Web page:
Is eMERGE yet another reincarnation of the Guelph Civic League?

Posted December 10, 2014

Just when you think the Farbridge era is over, the cousin of the Guelph Civic League, eMERGE, pops up spouting much of the same environmental material and “action plans” that the majority of Guelph voters rejected October 27.

Under the guise of bringing people together, the Farbridge-era supporters advocate reducing your carbon footprint, waste, energy, water and automotive transportation.

Translation: Sell your car and seek alternative transportation, such as riding a bike, walking or taking public transit; recycle to reduce waste; put a brick in your toilet tank; don’t water your garden, use a rain barrel; grow a vegetable garden and enrich the soil with chicken droppings from the coop.

These are, on the surface, viewed by the leftist minority as necessary to survive but are not a pragmatic solution in our civic society. One that is mostly dependent on revenues from property taxes and user fees.

It’s an agenda advocated by the ramblings of multi-millionaire environmentalist, David Suzuki. Who, it should be noted, endorsed our former mayor in her bid for re-election.

eMERGE is financed with your money through the Trillium Foundation, a provincial government fund to encourage public participation in civic affairs. It is an extension of 10 Carden Street, the non-profit offshoot of the Guelph Civic League. It received a grant of $135,000 a few years ago to promote all things “wellbeing” in the city.

eMERGE was started up about a year ago to follow through on the Farbridge administration’s war on cars by remarking major streets creating traffic congestion, dividing the community with forced management of waste, advocating sustainability, including eating locally grown food.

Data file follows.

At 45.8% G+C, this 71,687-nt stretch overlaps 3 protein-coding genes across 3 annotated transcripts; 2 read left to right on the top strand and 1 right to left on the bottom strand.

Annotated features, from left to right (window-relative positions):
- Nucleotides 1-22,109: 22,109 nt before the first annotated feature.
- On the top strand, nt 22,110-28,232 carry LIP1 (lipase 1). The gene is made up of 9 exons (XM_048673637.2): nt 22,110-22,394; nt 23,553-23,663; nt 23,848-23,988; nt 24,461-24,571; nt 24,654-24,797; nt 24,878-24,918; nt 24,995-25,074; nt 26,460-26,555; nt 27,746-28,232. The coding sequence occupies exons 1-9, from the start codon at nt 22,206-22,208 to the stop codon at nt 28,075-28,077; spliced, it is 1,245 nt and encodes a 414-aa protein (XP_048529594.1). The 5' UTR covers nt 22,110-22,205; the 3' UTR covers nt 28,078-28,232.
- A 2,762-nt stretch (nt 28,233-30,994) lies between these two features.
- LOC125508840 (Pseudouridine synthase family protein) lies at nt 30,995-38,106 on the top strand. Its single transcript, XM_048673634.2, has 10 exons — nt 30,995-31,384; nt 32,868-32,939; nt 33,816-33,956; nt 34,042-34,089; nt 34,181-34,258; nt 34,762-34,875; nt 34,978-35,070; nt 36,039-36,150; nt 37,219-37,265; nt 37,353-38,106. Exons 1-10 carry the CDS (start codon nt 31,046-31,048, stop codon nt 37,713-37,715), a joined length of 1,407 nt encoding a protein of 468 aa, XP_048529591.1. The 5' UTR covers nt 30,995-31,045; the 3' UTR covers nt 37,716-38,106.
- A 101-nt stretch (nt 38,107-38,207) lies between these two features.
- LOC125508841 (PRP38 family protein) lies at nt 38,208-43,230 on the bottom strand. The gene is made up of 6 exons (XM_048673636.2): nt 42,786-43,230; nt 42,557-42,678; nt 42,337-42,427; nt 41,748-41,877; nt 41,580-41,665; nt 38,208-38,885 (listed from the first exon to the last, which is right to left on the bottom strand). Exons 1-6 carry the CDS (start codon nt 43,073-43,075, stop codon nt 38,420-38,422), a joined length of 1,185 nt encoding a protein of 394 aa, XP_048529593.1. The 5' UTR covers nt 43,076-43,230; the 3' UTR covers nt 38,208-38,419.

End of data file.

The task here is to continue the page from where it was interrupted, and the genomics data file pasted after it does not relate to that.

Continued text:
It is beyond coincidence that there was political motivation behind the timing of the start-up. It was a well-planned advocacy group, composed chiefly by supporters of the Farbridge manifesto to change Guelph into something it was not ready to accept. The identity of the eMERGE leadership is not apparent.

The former Mayor conducted much of the city’s business without public input. Oh, they would hold consultation meetings composed chiefly of her supporters plus members of the city staff dragooned to attend to beef up the numbers.

In many cases these so-called public consultations were a sham meant to give the illusion of full public support.

Two glaring examples come to mind. The decision to renovate the Loretto Convent on Catholic Hill into a civic museum was done behind closed doors without any public input. More than $15 million was spent in the name of preserving the pre-Confederation building that was located on property not owned by the city. The details of the property arrangement with the Roman Catholic Diocese in Hamilton have never been revealed. The end cost of the project is not known as there were serious infrastructure problems encountered during construction.

The second example is the multi-million dollar Waste Resource Innovation Centre (WRIC) located on Dunlap Drive. This was the crown jewel project of the former Mayor’s determination to turn Guelph into the “world class” waste management capital. The money was spent on the pretext that Guelph’s waste, and the Region of Waterloo’s waste and Waste from Detroit would be processed in the WRIC, thereby diverting waste from the landfill. Once again the secrecy of the deals made with organic water processing plant contractor Maple Reinders and its subsidiary companies, the Rizzo waste management outfit from Detroit, have not been revealed. Nor has the annual cost of running the WRIC.

The trouble is you cannot stuff these targeted ideals down people’s throats as the Farbridge administration did over eight years. The result was a huge waste of money through bad decisions that citizens will be paying for the next five years.

When eMERGE brags about Copenhagen soon becoming carbon neutral, you get a good idea of where this organization is heading. Guelph is not Copenhagen. For eMERGE to set arbitrary goals for reducing carbon, using less water and energy is the handmaiden of Farbridge reincarnated.